The Metropolitan Transportation Authority (MTA) has released its preliminary 2021 budget and four-year financial plan, detailing a deficit of $16.2 billion by 2024. The MTA is projecting deficits of $3.2 billion for 2020 and $5.8 billion for 2021. As the pandemic subsides and riders return, the MTA projects that the deficit for 2022 will fall to $3.5 billion for 2022 before settling into a range of $1.8 billion to $2 billion for the following two years.
To help solve the enormous coronavirus deficit, the MTA is undertaking the largest cost cutting program in its history. The MTA has initially identified $1 billion in savings in 2021 with a focus on dramatically reducing overtime, consultant contracts and non-labor expenses. Through 2024, the MTA has identified $5.13 billion in-house savings through aggressive budget reduction efforts. This effort is ongoing.
As the U.S. Senate considers the next coronavirus relief package in Washington, the MTA is urgently requesting $3.9 billion to get the agency through the end of the year and a total of $10.3 billion through 2021. The MTA will exhaust all federal funding previously secured in the CARES Act this month. The budget crisis marks the most challenging in the agency’s 52-year history as the COVID-19 pandemic has decimated revenue across all services and generated increased costs for cleaning and disinfecting.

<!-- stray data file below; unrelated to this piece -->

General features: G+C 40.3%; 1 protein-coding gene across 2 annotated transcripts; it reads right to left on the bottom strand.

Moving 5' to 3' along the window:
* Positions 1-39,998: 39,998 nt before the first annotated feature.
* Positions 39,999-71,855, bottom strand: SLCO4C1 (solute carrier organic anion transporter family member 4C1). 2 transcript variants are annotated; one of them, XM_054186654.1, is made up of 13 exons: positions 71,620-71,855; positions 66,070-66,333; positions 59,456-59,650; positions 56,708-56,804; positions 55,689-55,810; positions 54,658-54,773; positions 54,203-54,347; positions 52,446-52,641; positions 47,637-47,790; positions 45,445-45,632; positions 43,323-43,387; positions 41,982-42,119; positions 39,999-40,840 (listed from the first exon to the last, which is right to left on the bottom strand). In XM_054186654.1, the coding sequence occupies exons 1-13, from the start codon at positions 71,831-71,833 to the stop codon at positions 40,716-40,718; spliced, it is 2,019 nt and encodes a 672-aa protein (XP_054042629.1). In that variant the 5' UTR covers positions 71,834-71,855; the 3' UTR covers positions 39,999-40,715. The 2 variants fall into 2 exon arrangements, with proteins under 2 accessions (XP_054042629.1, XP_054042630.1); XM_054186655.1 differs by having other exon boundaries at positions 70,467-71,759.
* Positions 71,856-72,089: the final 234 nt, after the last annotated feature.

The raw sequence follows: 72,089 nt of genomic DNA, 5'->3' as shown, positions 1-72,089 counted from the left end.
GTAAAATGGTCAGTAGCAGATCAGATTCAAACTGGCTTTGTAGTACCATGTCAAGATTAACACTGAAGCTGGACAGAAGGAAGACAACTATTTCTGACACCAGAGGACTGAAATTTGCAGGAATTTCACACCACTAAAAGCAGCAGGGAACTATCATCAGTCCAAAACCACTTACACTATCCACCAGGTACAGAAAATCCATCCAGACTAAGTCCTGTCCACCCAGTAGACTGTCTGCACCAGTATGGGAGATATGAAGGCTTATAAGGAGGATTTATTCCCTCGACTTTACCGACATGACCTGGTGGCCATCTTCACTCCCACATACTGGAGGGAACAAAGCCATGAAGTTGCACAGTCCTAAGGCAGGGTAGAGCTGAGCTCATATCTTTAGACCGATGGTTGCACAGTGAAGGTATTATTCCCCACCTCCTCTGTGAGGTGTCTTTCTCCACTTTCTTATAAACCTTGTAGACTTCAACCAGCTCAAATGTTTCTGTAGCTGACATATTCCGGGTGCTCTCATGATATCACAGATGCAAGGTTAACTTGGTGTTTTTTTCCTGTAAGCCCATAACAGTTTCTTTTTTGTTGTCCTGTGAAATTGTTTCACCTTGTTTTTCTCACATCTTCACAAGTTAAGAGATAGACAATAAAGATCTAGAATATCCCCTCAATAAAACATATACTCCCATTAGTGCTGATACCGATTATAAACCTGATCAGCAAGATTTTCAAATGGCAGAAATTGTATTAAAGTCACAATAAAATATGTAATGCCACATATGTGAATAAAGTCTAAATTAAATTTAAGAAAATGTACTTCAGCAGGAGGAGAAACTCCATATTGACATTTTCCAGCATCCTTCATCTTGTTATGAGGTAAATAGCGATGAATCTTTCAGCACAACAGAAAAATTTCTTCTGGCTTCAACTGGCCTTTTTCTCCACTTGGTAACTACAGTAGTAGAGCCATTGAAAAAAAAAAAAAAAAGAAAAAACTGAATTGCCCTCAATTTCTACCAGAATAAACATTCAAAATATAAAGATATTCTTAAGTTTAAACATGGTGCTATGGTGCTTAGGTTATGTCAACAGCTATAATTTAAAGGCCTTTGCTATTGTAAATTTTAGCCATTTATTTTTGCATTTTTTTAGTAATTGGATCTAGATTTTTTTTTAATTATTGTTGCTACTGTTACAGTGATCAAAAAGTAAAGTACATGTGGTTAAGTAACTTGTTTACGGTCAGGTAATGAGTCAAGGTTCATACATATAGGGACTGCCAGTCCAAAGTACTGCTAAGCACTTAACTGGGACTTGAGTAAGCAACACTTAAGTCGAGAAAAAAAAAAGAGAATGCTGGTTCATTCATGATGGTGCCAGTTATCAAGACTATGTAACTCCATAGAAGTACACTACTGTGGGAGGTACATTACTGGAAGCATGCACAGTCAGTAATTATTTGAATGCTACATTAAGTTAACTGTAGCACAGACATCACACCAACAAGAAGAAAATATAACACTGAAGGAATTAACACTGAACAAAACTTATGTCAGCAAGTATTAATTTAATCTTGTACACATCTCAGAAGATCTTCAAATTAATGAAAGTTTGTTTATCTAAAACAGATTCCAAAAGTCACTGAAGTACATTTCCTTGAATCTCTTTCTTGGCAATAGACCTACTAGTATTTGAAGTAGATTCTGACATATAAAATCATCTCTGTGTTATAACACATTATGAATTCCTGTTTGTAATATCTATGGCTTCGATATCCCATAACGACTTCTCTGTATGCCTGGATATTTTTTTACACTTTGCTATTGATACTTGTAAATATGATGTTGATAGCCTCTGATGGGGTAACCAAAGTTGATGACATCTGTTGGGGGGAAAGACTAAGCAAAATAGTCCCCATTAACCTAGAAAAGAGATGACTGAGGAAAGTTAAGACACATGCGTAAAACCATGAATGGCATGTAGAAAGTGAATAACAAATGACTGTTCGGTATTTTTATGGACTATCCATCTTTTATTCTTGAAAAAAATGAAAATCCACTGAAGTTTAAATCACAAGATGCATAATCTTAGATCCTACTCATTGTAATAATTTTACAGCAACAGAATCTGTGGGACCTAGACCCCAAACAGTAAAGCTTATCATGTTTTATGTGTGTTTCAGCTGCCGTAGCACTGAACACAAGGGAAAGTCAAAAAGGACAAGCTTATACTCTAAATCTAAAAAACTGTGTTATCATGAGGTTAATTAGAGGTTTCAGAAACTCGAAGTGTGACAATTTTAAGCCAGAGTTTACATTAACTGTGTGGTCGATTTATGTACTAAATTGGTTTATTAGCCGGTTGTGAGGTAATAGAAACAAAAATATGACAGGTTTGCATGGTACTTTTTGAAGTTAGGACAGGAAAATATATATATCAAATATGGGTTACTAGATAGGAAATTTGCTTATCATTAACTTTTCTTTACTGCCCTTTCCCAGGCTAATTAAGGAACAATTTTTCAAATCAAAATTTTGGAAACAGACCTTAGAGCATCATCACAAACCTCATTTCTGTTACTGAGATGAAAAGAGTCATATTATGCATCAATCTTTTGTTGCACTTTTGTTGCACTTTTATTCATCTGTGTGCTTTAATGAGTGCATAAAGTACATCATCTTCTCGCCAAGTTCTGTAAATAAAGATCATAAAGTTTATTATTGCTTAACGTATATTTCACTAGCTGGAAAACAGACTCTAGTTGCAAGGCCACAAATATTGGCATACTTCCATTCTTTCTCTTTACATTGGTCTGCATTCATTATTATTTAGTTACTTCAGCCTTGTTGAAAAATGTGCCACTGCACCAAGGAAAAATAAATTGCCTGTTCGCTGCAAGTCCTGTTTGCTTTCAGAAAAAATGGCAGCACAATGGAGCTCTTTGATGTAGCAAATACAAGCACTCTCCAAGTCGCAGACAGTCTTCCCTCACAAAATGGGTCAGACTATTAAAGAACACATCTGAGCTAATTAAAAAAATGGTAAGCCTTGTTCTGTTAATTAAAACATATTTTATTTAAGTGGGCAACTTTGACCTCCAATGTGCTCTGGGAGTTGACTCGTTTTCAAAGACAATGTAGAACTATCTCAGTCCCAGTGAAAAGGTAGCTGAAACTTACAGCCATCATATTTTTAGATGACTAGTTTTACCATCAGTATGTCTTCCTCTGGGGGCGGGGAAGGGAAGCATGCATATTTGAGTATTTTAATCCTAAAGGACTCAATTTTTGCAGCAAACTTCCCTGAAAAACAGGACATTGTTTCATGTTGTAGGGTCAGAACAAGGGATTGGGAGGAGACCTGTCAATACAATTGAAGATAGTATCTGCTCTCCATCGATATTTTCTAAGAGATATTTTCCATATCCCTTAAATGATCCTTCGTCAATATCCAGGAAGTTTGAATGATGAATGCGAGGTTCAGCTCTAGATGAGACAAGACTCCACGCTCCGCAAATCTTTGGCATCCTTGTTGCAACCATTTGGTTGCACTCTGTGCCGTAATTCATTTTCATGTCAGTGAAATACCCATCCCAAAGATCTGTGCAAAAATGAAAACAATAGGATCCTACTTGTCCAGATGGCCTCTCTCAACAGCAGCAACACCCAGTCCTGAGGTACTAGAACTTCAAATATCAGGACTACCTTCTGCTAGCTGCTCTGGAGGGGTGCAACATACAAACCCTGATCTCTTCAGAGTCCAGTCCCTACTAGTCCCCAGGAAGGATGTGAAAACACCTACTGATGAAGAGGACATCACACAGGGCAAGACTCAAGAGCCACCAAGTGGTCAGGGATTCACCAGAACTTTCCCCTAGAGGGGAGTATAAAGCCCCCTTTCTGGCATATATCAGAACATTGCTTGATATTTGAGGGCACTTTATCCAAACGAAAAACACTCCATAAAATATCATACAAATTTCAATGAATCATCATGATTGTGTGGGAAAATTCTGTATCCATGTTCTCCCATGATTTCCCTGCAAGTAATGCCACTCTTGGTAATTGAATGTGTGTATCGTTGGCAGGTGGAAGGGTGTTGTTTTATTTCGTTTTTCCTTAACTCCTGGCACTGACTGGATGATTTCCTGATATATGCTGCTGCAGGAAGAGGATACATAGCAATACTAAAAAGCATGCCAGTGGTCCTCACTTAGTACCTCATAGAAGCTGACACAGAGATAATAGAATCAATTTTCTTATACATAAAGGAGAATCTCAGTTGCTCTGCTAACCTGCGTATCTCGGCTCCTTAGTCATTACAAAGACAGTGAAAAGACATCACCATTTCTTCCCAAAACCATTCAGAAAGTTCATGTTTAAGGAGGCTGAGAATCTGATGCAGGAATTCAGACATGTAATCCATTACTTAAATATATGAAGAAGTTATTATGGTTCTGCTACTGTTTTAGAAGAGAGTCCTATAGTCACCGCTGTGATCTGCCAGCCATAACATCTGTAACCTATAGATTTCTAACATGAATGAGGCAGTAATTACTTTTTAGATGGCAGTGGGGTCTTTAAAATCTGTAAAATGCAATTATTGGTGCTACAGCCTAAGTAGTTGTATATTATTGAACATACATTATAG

“To say that these challenges are existential in scope isn’t an exaggeration,” said MTA Chairman and CEO Patrick J. Foye. “Without further substantial assistance from the federal government, anything and everything must be on the table with respect to responding to financial damage from the pandemic. We are the lifeblood of the region’s economy and the fallout from Washington’s failure to act would have national consequences.”
“The fiscal reality of what we’re facing is very clear and very dire,” said MTA Chief Financial Officer Bob Foran. “Without an infusion of billions of dollars in desperately needed federal funds, the MTA simply cannot provide customers with existing levels of service at the current fare cost. Not getting Federal support is not an option for the long-term health of the regional and national economy.”
As recently as February, just prior to the onset of the pandemic, the MTA had been projecting modest surpluses for 2020 through 2022. This came at a time the MTA was making sustained progress with on-time performance reaching six-year highs of 80.3% on the subway and 94.4% on Metro-North and a three-year high of 92.4% on the LIRR, ridership on subways, LIRR and Metro-North at or near historic highs, and the passage of a historic $51.5 billion capital program.
The MTA has been devastated by the pandemic. Its 2020 revenue losses are greater than that of more than 30 states, according to a recent survey, and greater than 35 states in 2021. That figure amounts to more than 40% of fare, toll and other revenues over those two years, which makes up approximately half of the Authority’s operating budget. By comparison, the MTA lost roughly 9% of its operating budget during the 2008-2009 peak of the Great Recession.
The MTA is currently losing $200 million a week in revenue from fares, tolls, subsidies and COVID-related expenses. This year alone the MTA projects $4.2 billion in fare losses, $2.1 billion in reduced subsidies, $880 million in toll losses and $500 million in increased expenses. Through 2024, the MTA projects fare revenue losses of $8.5 billion, tax subsidy losses of $6.9 billion, COVID-related expenses of $2.5 billion and toll losses of $1.8 billion through 2024.